I Thought He Came With You is Robert Ellison’s blog about software, marketing, politics, photography and time lapse.

ITHCWY Newsletter for May 2019

Limantour Spit

Limantour Spit

Limantour Spit

There is a shorter trail through the dunes before you get to the beach which we attempted a couple of years ago. The vegetation is spiky and unforgiving for small people. Better option is to hit the beach, turn right and walk as close to the end as you can. Five mile flat round trip. We saw harbor seals and one very decomposed whale.

Hike starts at: 38.025765, -122.884455. View in Google Earth.

Facebook Interoperability

In TechCrunch today Josh Constine gets friend portability for Facebook almost right:

"In other words, the government should pass regulations forcing Facebook to let you export your friend list to other social networks in a privacy-safe way. This would allow you to connect with or follow those people elsewhere so you could leave Facebook without losing touch with your friends. The increased threat of people ditching Facebook for competitors would create a much stronger incentive to protect users and society."

The problem is having a list of friends does me no good at all when none of them are on Google Plus, Diaspora or whatever.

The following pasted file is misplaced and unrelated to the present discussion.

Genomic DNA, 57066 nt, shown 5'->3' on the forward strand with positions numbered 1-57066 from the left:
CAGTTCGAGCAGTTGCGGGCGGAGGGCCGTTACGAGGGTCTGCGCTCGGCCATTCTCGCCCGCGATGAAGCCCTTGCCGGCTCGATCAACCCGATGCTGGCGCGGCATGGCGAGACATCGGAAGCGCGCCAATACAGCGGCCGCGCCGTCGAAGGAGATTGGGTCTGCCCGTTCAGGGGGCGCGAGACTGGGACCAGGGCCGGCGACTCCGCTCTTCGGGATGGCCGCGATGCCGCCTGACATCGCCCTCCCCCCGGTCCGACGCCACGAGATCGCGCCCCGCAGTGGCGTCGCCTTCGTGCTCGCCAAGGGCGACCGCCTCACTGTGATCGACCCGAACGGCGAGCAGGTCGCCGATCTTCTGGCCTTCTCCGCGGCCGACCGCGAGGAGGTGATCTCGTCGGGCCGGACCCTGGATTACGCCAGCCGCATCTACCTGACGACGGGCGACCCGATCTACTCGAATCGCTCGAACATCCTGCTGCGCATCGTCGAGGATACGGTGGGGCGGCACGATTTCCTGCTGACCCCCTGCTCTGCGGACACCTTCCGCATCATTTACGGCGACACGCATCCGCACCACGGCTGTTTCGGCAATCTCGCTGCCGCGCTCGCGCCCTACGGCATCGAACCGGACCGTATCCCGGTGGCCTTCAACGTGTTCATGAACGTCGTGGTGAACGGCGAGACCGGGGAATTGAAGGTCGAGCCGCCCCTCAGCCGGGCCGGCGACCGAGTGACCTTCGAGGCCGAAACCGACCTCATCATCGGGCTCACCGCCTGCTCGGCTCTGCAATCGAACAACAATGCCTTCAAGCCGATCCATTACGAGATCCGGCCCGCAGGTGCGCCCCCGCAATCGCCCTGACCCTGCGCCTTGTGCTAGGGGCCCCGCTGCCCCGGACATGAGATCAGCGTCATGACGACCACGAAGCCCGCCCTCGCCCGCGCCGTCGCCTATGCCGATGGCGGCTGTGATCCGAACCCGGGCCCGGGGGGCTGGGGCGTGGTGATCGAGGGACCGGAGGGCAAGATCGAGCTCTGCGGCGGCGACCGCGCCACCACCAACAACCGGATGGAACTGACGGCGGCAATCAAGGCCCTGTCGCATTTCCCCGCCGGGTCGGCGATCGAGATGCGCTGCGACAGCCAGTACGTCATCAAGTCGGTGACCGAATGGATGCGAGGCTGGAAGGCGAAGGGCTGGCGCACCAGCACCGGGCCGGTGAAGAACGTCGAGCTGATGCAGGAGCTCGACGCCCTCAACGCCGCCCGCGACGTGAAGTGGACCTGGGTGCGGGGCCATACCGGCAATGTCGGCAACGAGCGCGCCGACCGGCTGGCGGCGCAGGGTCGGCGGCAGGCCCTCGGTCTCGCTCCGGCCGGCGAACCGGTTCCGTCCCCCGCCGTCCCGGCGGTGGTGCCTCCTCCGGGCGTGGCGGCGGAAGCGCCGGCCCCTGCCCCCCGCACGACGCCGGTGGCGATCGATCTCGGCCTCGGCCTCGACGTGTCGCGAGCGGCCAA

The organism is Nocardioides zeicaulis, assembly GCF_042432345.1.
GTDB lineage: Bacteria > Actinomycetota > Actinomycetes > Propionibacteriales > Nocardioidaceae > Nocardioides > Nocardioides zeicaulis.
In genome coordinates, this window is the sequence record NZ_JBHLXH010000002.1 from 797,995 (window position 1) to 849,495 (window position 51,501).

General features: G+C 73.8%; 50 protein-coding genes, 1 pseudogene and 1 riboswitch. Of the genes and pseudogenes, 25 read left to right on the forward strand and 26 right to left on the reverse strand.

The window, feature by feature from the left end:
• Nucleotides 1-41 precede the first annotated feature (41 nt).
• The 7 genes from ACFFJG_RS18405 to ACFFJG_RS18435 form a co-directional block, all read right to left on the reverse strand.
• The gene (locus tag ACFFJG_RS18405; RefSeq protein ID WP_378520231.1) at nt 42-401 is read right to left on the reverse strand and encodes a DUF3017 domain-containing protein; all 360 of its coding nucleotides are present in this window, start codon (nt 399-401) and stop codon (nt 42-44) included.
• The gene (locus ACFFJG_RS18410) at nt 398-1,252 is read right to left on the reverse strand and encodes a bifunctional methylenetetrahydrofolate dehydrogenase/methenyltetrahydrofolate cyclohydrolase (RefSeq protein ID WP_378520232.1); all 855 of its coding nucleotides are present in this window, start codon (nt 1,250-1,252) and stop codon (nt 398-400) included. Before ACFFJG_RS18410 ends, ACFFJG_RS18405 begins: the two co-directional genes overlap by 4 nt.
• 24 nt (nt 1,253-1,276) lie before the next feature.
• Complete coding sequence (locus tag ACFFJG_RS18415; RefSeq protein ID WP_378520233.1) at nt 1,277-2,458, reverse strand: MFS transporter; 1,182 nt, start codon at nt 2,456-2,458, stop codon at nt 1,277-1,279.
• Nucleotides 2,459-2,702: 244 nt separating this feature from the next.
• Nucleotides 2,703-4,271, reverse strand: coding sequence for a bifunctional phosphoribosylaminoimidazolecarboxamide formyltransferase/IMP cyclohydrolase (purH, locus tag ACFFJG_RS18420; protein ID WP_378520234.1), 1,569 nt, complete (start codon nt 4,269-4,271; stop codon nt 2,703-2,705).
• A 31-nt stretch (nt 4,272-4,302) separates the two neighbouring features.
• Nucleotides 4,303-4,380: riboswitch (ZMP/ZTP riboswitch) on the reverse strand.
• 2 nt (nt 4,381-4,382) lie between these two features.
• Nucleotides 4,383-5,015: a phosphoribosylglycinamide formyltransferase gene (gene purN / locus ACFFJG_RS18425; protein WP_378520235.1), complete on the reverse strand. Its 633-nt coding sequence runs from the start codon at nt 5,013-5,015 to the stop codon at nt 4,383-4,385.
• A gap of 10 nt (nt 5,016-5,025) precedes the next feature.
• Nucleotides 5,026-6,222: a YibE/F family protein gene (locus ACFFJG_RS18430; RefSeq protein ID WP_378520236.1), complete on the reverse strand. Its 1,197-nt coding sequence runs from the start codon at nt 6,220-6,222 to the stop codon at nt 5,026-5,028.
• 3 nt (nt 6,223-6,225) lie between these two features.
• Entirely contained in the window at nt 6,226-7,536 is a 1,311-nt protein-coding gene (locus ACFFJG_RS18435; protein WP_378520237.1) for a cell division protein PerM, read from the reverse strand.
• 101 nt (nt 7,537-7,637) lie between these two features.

What we need is legislation that forces interoperability. I can share with my friends via an open protocol, and Facebook is forced to both send and receive posts from other networks. This would actually create an opportunity for plausible competition in a way that a friend export could never do. Social networking should work like email, not CompuServe.

Tire Chalking Constitutional Amendment

US Constitutional Amendments by Century

We haven't passed a constitutional amendment since 1992. I have an idea or two, but given the length of the hiatus maybe we need to warm up with something easy.

The Sixth Circuit Court of Appeals recently ruled that that chalking car tires to detect illegal parking violates fourth amendment protections against unreasonable searches and seizures. Civilization is collapsing a little in Michigan, Ohio, Kentucky and Tennessee.